The Civet feasts upon the delicious coffee cherry, getting its fill of the delicious ripe red coffee cherry.
After consuming the delectable fruits the Civet rests during the day. Within the Civet’s stomach enzymatic reactions and other chemical processes are digesting most of the pulpy flesh of the coffee cherry.
The coffee bean becomes at least partially exposed and the enzymes and other chemicals penetrate the porous coffee beans.
After about one to one and one-half days have passed, then the beans pass. The coffee beans are expelled by the Civet onto the forest floor.
An observant farmer walking through this same forest is looking for just such a fresh deposit, and picks up the clump of expelled coffee beans, many of which still retain a slight pulpy covering.
The farmer washes off the coffee beans and sets them out to be sun-dried.
Once the moisture content of the beans is sufficiently dry, the Civet coffee beans are given a light roasting which is all that is needed since the beans are naturally free of bitterness due to the mysterious processes that occurred within the Civet’s digestive tract.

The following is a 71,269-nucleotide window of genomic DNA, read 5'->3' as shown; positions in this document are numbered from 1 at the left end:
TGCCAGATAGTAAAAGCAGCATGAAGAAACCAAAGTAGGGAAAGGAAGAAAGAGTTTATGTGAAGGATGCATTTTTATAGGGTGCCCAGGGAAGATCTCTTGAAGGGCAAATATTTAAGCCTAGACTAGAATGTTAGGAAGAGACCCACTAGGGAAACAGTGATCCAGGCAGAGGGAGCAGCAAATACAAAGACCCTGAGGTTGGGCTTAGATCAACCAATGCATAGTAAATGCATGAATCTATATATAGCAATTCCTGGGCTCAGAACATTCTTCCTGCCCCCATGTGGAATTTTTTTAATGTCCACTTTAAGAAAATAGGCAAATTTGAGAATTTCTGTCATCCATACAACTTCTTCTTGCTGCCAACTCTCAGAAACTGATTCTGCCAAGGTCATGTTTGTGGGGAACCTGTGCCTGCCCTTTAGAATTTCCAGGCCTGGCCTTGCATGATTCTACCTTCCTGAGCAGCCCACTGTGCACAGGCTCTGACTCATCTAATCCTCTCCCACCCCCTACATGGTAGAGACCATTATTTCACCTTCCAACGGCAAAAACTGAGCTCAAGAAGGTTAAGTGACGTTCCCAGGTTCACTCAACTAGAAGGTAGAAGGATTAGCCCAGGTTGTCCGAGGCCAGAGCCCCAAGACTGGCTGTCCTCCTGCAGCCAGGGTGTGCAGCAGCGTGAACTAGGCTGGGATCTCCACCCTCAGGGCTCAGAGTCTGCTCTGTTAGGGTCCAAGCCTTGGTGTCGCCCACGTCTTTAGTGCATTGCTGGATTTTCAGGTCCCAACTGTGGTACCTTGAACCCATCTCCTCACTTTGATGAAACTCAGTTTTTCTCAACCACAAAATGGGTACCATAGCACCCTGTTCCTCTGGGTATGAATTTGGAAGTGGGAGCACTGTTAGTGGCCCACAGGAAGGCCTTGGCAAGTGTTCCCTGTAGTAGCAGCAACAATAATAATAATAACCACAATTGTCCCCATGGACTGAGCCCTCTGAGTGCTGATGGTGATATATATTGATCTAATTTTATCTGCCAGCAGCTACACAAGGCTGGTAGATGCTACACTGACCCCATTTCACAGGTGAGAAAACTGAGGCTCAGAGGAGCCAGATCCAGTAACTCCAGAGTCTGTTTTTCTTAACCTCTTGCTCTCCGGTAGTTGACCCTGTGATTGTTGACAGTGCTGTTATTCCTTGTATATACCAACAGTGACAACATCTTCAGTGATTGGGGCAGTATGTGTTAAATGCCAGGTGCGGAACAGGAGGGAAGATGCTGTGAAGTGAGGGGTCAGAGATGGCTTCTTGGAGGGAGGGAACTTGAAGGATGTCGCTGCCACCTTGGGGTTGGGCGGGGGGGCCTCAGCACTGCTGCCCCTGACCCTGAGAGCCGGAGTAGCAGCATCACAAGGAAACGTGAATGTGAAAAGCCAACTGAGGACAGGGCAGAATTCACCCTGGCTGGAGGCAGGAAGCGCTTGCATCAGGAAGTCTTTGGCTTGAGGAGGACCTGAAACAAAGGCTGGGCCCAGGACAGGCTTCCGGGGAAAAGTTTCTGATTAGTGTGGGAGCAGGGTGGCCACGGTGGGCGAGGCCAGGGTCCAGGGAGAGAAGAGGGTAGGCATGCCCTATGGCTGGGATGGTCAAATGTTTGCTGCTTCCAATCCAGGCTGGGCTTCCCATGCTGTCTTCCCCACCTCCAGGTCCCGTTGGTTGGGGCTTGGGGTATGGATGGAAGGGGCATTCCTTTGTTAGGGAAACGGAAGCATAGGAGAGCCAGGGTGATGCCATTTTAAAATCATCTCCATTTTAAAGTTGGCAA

Some of this brewed coffee you put into your refrigerator so later you can enjoy it as an iced coffee beverage since this brings out some of the nuances of the fine tastes and aromatic qualities that may not be detectable in the hot brewed Civet coffee.
Where is Civet Coffee found?
Civet Coffee is produced by various countries including:
- Vietnam Civet Coffee
- Indonesian Civet Coffee
- Philippine Civet Coffee (including Bantai Civet Coffee and Arengga Civet Coffee)
More Kopi-Luwak / Civet Coffee Information
- Civet Coffee From Tree to Cup
- Civet Coffee – Buying the World’s Most Expensive Coffee
- Civet Coffee FAQ
- The Asian Palm Civet
- Civet Coffee – What Happens to the Bean in the Civet’s Stomach
- Jacu Bird Coffee
At such a high cost per pound (and cost per cup) you’ll want to get all the information you can to brew the perfect cup of coffee – see our section on Brewing Civet Coffee and also our tips for Coffee Brewing in general.